Statistical analysis.

Data analysis was conducted using Systat 9 (SPSS, Chicago, IL). Quantitative variables are described as the mean ± SD and range. Qualitative variables are described with proportions and percentages.

Correlations of the MACTAR score with other scores were assessed with the nonparametric Spearman rank coefficient (r) because a normal distribution could not be demonstrated for all parameters studied. Spearman's correlation was interpreted as excellent (>0.91), good (0.90–0.71), moderate (0.70–0.51), fair (0.50–0.31), or little or absent (<0.30) (23). Nonparametric tests (Mann-Whitney) were used to compare the MACTAR total score according to type of SSc (lSSc or lcSSc versus dSSc) and acceptability (yes/no) of health status.

Stepwise logistic regression analysis was used to determine the variables associated with patients' global perception of their health (for this purpose, the variable was dichotomized as follows: perfectly acceptable/acceptable [yes] and poorly acceptable/nonacceptable [no]). Explanatory variables were introduced in the stepwise regression process if the difference in the scores was significant between patients who found their health status acceptable and those who found it not acceptable in univariate analysis. The maximum likelihood method of estimation was used. For all tests, the chosen level of significance was α = 0.05.

RESULTS

  1. Top of page
  2. Abstract
  3. INTRODUCTION
  4. PATIENTS AND METHODS
  5. RESULTS
  6. DISCUSSION
  7. AUTHOR CONTRIBUTIONS
  8. Acknowledgements
  9. REFERENCES
  10. APPENDIX A

Demographic and clinical data.

Overall, 150 patients were evaluated. Six patients were unable to define and rank disability priorities. All patients were white; 128 (85.3%) were female. The mean ± SD age at the time of evaluation was 57.1 ± 11.8 years and mean disease duration was 10.8 ± 8.1 years.

Clinical parameters of patients are listed in Table 1. A total of 81 (54%) had lcSSc, 65 (43.3%) had dSSc, and 4 (2.7%) had lSSc. The mean KPS was 77 ± 13 (range 60–100).

Table 1. Demographic and clinical characteristics of 150 SSc patients*
CharacteristicValue
  • *

    Values are the mean ± SD unless otherwise indicated. SSc = systemic sclerosis; NYHA = New York Heart Association; MACTAR = McMaster Toronto Arthritis Patient Preference Disability Questionnaire; MHISS = Mouth Handicap in Systemic Sclerosis scale; HAQ = Health Assessment Questionnaire; HADS = Hospital Anxiety and Depression Scale.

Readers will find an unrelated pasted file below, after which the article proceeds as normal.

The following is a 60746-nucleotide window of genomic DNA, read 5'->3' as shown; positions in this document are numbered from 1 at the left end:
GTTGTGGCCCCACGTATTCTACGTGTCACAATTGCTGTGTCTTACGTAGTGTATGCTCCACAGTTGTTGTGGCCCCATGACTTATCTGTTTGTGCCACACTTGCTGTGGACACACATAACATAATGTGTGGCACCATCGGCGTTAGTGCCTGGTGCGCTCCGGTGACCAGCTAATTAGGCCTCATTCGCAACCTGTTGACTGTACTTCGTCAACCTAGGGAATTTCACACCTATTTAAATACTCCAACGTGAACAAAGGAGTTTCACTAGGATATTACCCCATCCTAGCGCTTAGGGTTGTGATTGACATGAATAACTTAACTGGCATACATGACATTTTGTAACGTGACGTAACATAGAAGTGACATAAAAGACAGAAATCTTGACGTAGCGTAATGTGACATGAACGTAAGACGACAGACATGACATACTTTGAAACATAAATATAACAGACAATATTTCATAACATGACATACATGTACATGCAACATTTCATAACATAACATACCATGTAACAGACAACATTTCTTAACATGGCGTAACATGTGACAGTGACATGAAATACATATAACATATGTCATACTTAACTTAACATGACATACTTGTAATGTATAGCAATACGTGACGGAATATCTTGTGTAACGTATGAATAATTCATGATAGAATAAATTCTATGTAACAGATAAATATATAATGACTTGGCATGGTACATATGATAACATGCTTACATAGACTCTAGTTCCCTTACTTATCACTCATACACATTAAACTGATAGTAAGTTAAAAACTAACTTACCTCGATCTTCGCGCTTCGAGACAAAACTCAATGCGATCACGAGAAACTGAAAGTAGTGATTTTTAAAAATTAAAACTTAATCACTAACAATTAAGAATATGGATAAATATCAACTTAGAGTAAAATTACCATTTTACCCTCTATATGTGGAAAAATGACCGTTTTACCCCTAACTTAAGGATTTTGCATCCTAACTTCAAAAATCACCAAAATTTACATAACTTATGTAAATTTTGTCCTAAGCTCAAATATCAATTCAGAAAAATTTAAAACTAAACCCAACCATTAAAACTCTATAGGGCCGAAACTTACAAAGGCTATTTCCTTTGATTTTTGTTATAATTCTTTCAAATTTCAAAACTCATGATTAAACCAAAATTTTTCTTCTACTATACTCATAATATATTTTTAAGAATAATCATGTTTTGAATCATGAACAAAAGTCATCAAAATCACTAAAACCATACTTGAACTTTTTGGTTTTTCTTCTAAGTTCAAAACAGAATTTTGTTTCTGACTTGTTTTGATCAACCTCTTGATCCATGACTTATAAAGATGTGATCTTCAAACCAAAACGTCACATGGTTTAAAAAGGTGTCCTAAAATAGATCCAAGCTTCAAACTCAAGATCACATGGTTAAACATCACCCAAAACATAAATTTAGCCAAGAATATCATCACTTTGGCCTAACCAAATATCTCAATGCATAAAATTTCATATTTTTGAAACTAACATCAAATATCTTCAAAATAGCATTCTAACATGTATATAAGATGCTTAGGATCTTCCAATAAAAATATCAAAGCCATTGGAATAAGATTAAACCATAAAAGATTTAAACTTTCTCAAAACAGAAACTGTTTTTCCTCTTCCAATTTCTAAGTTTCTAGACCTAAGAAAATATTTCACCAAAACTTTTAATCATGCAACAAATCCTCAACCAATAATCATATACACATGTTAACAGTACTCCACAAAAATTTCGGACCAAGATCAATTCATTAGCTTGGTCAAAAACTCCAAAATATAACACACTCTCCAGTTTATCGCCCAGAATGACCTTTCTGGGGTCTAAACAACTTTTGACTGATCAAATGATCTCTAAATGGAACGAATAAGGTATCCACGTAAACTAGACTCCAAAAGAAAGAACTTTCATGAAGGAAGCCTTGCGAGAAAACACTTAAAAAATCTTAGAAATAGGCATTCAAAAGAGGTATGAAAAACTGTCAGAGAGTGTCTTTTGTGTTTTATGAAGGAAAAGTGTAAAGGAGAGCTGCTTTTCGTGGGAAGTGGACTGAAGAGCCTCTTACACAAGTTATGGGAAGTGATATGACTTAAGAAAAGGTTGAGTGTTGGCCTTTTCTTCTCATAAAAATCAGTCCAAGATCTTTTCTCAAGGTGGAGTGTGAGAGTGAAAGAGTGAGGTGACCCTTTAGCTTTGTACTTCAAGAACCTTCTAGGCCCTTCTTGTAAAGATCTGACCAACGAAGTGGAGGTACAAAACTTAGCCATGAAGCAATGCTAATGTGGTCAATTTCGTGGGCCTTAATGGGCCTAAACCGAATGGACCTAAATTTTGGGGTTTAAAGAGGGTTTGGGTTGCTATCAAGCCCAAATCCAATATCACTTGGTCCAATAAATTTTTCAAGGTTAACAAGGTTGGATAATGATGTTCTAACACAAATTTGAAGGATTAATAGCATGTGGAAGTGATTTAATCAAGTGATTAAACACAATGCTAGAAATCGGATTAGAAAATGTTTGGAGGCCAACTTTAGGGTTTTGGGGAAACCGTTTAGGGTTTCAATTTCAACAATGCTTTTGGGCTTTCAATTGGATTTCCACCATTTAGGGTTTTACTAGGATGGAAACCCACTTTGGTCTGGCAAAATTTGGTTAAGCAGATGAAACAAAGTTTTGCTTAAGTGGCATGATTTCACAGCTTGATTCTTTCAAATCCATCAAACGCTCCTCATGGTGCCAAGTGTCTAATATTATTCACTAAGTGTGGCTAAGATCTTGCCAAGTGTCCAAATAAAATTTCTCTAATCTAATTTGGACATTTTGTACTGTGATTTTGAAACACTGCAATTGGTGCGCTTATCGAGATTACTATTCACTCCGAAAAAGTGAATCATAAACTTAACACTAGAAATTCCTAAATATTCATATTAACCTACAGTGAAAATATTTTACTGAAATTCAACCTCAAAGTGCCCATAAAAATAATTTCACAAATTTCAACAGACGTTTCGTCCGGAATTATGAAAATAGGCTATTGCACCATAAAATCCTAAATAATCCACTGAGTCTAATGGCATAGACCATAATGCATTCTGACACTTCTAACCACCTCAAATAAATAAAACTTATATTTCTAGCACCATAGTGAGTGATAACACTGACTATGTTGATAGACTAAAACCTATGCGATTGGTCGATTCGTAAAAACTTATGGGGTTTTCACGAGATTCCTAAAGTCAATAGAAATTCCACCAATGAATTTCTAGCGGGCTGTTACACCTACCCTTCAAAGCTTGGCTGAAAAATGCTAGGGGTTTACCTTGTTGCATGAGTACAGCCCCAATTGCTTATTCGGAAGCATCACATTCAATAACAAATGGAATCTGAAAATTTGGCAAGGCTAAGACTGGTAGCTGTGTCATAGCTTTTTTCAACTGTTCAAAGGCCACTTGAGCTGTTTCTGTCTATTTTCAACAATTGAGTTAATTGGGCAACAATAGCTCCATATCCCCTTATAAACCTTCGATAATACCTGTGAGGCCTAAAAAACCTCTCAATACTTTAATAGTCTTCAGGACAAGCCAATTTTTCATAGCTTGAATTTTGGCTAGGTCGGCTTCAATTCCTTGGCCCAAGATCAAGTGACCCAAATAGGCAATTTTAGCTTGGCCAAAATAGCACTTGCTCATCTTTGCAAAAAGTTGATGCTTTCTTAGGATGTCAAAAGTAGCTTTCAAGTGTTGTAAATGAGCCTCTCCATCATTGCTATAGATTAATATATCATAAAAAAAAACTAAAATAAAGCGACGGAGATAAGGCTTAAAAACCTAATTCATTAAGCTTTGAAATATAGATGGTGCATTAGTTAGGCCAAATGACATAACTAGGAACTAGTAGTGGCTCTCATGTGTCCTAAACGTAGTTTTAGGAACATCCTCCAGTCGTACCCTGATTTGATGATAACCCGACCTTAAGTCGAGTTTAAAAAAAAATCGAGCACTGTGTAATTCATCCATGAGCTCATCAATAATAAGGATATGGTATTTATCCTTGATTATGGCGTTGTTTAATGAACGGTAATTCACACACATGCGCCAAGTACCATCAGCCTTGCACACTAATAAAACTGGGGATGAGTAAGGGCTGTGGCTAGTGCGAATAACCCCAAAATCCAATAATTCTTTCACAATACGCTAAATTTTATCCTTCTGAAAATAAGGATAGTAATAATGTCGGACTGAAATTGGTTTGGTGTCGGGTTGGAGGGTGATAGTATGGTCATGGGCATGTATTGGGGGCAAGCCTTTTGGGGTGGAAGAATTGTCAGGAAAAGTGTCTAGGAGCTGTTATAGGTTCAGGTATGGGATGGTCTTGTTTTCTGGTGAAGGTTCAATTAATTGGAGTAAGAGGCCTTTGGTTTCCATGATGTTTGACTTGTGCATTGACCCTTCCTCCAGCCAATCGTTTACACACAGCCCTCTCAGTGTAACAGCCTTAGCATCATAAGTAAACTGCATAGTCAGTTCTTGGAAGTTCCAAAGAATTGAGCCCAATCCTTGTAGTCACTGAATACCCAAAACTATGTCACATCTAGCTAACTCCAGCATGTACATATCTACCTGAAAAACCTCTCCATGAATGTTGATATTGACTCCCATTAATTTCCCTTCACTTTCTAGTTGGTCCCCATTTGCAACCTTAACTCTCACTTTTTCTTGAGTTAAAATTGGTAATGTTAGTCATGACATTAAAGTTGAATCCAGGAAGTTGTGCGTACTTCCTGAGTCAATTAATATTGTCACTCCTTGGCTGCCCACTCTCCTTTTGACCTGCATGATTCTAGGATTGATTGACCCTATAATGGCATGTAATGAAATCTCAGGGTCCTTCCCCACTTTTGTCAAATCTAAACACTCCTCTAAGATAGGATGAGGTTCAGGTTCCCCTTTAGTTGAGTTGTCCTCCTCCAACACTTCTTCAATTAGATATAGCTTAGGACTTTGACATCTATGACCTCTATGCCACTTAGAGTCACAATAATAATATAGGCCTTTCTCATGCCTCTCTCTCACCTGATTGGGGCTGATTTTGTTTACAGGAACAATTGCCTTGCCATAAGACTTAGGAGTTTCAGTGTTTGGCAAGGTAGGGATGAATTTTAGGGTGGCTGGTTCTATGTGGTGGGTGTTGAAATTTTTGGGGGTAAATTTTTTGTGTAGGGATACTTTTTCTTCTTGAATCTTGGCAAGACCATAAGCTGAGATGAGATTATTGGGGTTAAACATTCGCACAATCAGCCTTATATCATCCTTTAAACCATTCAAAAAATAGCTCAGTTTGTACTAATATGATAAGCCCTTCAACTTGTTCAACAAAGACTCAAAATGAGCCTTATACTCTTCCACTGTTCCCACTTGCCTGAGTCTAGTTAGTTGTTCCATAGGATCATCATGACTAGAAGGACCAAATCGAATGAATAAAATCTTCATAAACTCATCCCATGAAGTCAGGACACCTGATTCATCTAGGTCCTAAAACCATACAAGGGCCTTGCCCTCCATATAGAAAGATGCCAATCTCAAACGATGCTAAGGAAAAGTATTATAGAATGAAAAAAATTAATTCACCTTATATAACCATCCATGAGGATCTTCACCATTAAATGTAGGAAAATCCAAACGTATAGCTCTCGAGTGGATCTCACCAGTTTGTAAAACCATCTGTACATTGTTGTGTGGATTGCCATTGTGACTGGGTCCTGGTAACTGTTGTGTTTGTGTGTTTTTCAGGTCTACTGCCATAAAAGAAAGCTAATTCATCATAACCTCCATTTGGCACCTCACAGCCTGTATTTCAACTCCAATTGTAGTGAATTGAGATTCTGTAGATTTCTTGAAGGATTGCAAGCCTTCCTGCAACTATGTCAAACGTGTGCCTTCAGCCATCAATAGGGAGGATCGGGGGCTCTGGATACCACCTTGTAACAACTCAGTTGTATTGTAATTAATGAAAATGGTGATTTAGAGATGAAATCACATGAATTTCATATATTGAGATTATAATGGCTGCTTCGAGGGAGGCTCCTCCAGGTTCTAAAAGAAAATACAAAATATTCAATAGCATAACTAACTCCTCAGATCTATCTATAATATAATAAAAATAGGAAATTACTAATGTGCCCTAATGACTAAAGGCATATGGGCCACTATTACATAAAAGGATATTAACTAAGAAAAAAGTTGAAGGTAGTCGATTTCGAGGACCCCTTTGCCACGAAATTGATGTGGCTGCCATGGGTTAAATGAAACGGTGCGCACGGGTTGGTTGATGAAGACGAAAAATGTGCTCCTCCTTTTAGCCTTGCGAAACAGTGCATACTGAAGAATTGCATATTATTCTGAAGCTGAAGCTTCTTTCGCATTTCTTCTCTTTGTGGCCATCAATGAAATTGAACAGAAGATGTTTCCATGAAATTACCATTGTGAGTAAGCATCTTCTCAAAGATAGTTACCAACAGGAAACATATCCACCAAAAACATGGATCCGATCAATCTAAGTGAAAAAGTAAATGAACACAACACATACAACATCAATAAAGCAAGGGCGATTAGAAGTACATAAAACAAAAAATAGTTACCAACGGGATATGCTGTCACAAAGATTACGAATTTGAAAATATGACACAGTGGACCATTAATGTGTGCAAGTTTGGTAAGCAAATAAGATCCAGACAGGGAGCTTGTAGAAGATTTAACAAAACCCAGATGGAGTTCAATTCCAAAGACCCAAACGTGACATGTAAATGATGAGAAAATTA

• n = 39 and n = 30 for limited cutaneous SSc and diffuse SSc, respectively.

Age at the time of evaluation, years57.1 ± 11.8
Female sex, no. (%)128 (85.3)
Age at disease onset, years46.2 ± 11.8
Disease duration at the time of evaluation, years10.8 ± 8.1
Skin involvement, no. (%)146 (97.3)
Limited SSc, no. (%)4 (2.7)
Limited cutaneous SSc, no. (%)81 (54)
Diffuse SSc, no. (%)65 (43.3)
Raynaud's syndrome, no. (%)147 (98)
Pitting scars, no. (%)87 (58)
Digital ulcers, no. (%)35 (23.3)
Calcinosis (n = 115), no. (%)50 (43.5)
Gastrointestinal tract involvement, no. (%)129 (86)
Arthralgias, no. (%)117 (78)
Myalgias, no. (%)108 (72)
Dyspnea (NYHA)2.09 ± 0.74
Lung fibrosis, no. (%)48 (32)
Pulmonary arterial hypertension, no. (%)17 (11.3)
Renal crisis, no. (%)7 (4.6)
Total MACTAR (range 0–30)20.4 ± 7.1
Karnofsky performance status (range 0–100)76.2 ± 12.7
Interincisor distance, mm34.9 ± 7.4
Cochin Hand Function Scale (range 0–90)21.1 ± 19.3
MHISS (range 0–48)19.5 ± 10.4
HAQ (range 0–3)1.2 ± 0.7
Anxiety (HADS) (range 0–21)9.7 ± 4.4
Depression (HADS) (range 0–21)7.0 ± 4.0
Esthetic burden (range 0–10)4.9 ± 2.5

Priority disabilities.

Priorities were individual and different for each patient. Overall, 37 different activities were cited and ranked by the patients. Of these, 22 were cited less than 5 times and 12 were cited only once. The 10 activities that were more often cited were walking (54.6% of patients), housekeeping (44.6%), sports activities (39.3%), gardening (13.6%), shopping (11.2%), driving (10.5%), working (10.0%), cooking (9.3%), eating (8.6%), and social activities (8.0%). Twenty-two different activities were ranked as first priority; of these, the 3 priorities most often identified by patients as the first priority were walking (24.0%), housekeeping (23.3%), and sports activities (13.3%).

Outcome measure scores.

The mean ± SD MACTAR total score was 20.4 ± 7.1. The mean HAQ global disability score was 1.2 ± 0.7, the mean CHFS score was 21.1 ± 19.3, and the mean MHISS score was 19.5 ± 10.4. The observed mean scores of HADS anxiety and HADS depression were 9.7 ± 4.4 and 7.0 ± 4.0, respectively.

Correlation of the MACTAR score with other scores.

The MACTAR total score was best correlated with the KPS (r = 0.58). Other correlations with the MACTAR score were global disability (HAQ; r = 0.38), depression (HADS depression; r = 0.37), esthetic burden (11-point semiquantitative scale; r = 0.23), hand function (CHFS; r = 0.21), anxiety (HADS anxiety; r = 0.05), and mouth handicap (MHISS; r = 0.14) (Table 2).

Table 2. Correlation of the MACTAR score with other variable scores*
VariableMACTAR global score, Spearman's correlation coefficient (P)
  • *

    See Table 1 for definitions.

  • Esthetic burden assessed on an 11-point semiquantitative scale (range 0–10).

Karnofsky performance status0.58 (0.001)
Mouth opening0.02 (0.72)
Cochin Hand Function Scale0.21 (0.02)